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U.S. UNIVERSITIES SEE RISE IN EAST EUROPEAN STUDENTS
STANFORD -- In the 1970s, American universities saw an influx of students from oil-rich countries in the Middle East. In the 1980s, it was students from Asia, particularly the People's Republic of China.
Now, with glasnost and the disintegration of the Soviet bloc, Stanford and other U.S. universities are seeing another trend: a small but rapidly increasing number of students from Eastern Europe and what was the Soviet Union.
According to the Institute of International Education, the number of Eastern European students at U.S. universities in 1990-91 grew by 42 percent from the previous year - from 3,400 to 4,800.
At Stanford, the percentage rise in Soviet students is particularly striking. Eighteen months ago, when Soviet President Mikhail Gorbachev visited the university, reporters were able to track down only one Soviet student on campus. Today, there are 14.
"I think the Soviet Union has been ready to do this for quite a long time," said John Pearson, director of Stanford's Bechtel International Center, which keeps the count of international students on campus. "The Soviets are now interested in direct exchange; it's just a matter of getting the money to come."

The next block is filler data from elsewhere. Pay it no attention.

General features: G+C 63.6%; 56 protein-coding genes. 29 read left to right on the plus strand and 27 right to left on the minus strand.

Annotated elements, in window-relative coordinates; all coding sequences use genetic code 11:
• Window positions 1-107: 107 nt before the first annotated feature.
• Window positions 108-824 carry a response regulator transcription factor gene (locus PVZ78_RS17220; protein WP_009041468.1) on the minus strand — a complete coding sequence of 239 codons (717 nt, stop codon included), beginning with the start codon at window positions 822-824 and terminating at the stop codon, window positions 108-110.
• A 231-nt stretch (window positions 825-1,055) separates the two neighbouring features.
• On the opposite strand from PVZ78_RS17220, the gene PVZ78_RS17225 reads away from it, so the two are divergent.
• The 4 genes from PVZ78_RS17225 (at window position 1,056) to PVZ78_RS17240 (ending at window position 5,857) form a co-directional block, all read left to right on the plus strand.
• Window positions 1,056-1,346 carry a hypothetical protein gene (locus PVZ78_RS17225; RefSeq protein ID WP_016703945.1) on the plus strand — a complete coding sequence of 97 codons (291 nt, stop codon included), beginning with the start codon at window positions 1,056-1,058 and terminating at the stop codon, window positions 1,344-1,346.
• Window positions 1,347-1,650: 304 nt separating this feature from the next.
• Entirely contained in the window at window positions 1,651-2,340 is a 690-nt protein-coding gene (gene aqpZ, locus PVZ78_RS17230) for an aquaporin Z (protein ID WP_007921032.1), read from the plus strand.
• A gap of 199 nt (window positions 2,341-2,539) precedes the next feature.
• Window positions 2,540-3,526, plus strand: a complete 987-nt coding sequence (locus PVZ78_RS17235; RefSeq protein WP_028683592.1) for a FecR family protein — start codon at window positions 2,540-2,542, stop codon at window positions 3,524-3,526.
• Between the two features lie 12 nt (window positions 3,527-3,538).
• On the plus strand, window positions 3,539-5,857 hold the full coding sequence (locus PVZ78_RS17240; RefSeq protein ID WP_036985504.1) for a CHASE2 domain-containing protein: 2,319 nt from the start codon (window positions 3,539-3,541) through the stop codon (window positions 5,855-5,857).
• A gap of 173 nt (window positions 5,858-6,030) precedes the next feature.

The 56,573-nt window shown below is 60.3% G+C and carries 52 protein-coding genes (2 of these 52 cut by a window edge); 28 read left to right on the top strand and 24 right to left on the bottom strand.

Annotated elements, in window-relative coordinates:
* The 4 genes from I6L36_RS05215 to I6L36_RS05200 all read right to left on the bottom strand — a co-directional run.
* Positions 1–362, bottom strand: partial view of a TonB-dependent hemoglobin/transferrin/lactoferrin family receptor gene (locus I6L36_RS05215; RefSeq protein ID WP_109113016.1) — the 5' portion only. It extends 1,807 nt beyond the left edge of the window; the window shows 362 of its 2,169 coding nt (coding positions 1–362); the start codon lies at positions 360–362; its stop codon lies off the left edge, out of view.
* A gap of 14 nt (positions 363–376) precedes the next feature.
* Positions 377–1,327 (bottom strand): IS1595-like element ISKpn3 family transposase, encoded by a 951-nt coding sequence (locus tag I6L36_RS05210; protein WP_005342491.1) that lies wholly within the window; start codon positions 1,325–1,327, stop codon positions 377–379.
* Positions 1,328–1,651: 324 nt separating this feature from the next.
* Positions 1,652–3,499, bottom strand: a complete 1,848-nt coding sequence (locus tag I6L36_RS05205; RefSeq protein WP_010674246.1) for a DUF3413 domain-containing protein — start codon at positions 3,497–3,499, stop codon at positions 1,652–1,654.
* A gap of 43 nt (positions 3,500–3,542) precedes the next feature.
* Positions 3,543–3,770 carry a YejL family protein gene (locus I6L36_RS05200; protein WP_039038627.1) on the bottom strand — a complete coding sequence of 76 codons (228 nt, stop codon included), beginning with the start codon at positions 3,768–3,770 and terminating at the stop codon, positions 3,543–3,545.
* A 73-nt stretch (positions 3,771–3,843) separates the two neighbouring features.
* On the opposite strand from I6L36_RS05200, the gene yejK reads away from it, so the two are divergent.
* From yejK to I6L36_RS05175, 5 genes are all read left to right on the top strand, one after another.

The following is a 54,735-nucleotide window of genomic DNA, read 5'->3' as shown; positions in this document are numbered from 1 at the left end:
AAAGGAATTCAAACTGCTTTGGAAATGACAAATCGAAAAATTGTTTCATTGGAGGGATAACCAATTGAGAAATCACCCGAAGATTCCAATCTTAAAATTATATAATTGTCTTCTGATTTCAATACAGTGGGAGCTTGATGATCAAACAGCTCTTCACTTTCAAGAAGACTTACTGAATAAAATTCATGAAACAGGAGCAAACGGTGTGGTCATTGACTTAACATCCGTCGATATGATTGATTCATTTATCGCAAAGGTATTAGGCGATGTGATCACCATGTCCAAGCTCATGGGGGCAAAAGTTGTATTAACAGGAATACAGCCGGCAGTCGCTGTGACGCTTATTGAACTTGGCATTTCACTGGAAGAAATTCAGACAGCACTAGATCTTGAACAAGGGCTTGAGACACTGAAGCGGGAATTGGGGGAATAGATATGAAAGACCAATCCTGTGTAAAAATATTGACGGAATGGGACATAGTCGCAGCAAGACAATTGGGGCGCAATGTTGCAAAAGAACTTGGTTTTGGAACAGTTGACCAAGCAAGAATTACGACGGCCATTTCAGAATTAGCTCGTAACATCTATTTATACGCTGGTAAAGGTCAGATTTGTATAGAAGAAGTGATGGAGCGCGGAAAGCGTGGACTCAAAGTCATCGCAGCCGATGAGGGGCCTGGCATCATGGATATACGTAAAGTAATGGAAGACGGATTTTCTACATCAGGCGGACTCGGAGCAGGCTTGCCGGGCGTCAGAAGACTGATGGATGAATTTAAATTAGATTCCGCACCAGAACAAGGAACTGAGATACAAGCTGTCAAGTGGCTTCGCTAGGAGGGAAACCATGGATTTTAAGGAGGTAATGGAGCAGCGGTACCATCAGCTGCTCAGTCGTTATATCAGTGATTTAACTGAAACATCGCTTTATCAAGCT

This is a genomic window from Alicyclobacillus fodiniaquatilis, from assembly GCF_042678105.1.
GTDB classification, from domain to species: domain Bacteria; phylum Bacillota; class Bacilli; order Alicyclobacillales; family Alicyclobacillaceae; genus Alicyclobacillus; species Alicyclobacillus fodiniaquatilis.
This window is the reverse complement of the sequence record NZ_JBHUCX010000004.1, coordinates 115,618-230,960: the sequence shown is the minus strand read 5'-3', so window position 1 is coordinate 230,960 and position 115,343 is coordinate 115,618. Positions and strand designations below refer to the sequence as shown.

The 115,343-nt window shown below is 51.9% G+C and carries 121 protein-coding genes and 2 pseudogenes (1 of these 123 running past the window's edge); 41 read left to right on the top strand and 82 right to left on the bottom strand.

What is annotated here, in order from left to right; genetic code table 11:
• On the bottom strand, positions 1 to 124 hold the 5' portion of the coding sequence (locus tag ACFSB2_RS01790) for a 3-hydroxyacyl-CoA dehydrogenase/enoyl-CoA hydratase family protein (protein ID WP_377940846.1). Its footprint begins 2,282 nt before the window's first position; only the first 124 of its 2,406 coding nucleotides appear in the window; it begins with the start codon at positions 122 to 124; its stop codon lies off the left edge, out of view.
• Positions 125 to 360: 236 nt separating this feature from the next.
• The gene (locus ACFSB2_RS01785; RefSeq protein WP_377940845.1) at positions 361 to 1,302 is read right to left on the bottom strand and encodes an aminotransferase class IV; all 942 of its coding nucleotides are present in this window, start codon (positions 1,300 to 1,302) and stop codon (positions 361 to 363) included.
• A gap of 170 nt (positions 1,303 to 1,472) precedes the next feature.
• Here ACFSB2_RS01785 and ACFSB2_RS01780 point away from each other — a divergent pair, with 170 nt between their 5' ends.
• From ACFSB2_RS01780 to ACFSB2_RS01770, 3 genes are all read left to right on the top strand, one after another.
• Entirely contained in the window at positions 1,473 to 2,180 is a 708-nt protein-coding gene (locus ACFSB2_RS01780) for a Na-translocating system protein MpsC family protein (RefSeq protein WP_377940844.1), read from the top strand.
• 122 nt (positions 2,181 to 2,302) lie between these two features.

Although many Soviet students receive some form of financial aid from their colleges, including privately funded scholarships and research assistantships, married students often have to leave their spouses and children behind because they cannot afford to bring them, Pearson said.
"We even heard of a few cases last year where Soviet students bound for California arrived on the East Coast and then didn't even have enough money to catch the connecting flight west," he said.
Getting hard currency out of their countries is only one of the obstacles facing Soviet and Eastern European students who want to come to the United States.
For Tanya Podchiyska, a Stanford freshman from Bourgas, Bulgaria, just applying to American colleges was an exercise in bureaucratic frustration.
Podchiyska decided to come to college in America after a group of visiting Canadian students urged her to apply. But neither the required Scholastic Aptitude Test nor the American College Test were given in Bulgaria, so a special testing center had to be established in Sofia for her and two other students.
Delays in the mail also played havoc with her admissions process. She applied "blindly" to every school that sent her an application in time, including Harvard, Dartmouth and the University of Chicago, but the completed forms frequently were lost en route to the United States. "I sent my Stanford application three times," she told the Stanford Daily.
Those Soviet and East European students who do make it to the United States are generally thrilled with the freedom of discourse and quality of academic resources that they find on American campuses.
"The conditions to work here are very good - good libraries, good experimental data, good computers," said Alexandr Draganov, a graduate of Kiev State University who is working toward a Stanford doctorate in electrical engineering. "Here I can do more than I could at home.
"I am sure that next year maybe more Soviet students will come, if American universities will accept them."
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